Auction houses are feeling the pressure. Ultra-high-end sales — such as the Modigliani that sold for $170 million at Christie’s earlier this year — grab headlines and draw collectors into the salesroom to bid on other items. But such sales are now few and far between, accounting for 57 percent of the value of fine-art auction sales, but just 0.1 percent of overall transactions, the TEFAF report shows.

As a consequence, auction houses are making deals with sellers that are squeezing their margins to keep those big-ticket items coming through the doors. They hope collectors interested in works at lower prices will follow, lured in by the chance to see and experience such an auction.

Art economist Clare McAndrew, author of the TEFAF report, is concerned that the terms of some of these deals — for example, offering sellers price guarantees regardless of sales — may be unsustainable. “Can auction houses afford to continue this cutthroat competition for high-value sales to get buyers in the door?” McAndrew said in an interview for this post.

Meanwhile, dealers, who accounted for 53 percent of total art sales by value in 2015 according to the report, are also feeling the shift. But one New York City art dealer says the Internet has proven to be a good way for dealers and collectors to find each other: Dealers use the Internet to qualify potential buyers, search for potential clients, and educate themselves about collections and collectors. “Websites have become the client’s initial introduction to a gallery as collectors search for specific artists or specific works of art,” the dealer points out. “And artists that are not represented by galleries find online platforms as a segue into the marketplace.”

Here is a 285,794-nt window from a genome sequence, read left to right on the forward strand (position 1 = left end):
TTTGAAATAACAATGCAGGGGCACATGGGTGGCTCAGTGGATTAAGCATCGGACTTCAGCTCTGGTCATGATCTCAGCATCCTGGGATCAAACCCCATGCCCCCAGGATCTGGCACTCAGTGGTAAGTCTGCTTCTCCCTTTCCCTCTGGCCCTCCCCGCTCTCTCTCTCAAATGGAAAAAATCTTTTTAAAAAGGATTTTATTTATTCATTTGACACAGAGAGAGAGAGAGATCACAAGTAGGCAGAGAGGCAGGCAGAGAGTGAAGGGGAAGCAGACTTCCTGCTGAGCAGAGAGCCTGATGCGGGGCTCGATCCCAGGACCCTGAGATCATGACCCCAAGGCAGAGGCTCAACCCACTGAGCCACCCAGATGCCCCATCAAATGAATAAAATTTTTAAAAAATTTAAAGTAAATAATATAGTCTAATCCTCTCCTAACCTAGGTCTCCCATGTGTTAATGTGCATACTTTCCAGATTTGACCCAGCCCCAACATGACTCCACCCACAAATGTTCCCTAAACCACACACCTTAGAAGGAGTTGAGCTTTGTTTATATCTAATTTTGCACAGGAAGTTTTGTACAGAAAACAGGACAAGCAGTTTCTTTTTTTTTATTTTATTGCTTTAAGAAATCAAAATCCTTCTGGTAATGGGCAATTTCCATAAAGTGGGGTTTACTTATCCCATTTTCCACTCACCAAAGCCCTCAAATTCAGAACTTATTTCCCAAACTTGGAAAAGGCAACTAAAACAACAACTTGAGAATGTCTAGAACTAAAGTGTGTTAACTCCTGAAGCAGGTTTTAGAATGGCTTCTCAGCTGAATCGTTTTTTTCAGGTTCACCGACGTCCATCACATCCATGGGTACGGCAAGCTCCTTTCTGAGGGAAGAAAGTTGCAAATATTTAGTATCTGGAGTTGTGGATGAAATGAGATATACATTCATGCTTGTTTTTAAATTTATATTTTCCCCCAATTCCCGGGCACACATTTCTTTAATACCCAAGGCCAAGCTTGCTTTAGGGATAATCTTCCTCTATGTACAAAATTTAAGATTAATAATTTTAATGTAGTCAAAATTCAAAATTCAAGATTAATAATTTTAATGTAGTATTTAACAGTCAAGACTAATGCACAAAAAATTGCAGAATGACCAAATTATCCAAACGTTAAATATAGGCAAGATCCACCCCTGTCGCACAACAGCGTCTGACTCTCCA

But if collectors are using the Internet as an education tool, especially on price, it doesn’t always work in the dealer’s favor. As auction results are instantly available online, it’s not unusual for a collector to “price check” a work on his smartphone during face-to-face negotiations with a dealer. Although this means potential sales could be lost or end up less lucrative for the dealer, this transparency afforded by the Internet helps increase market confidence.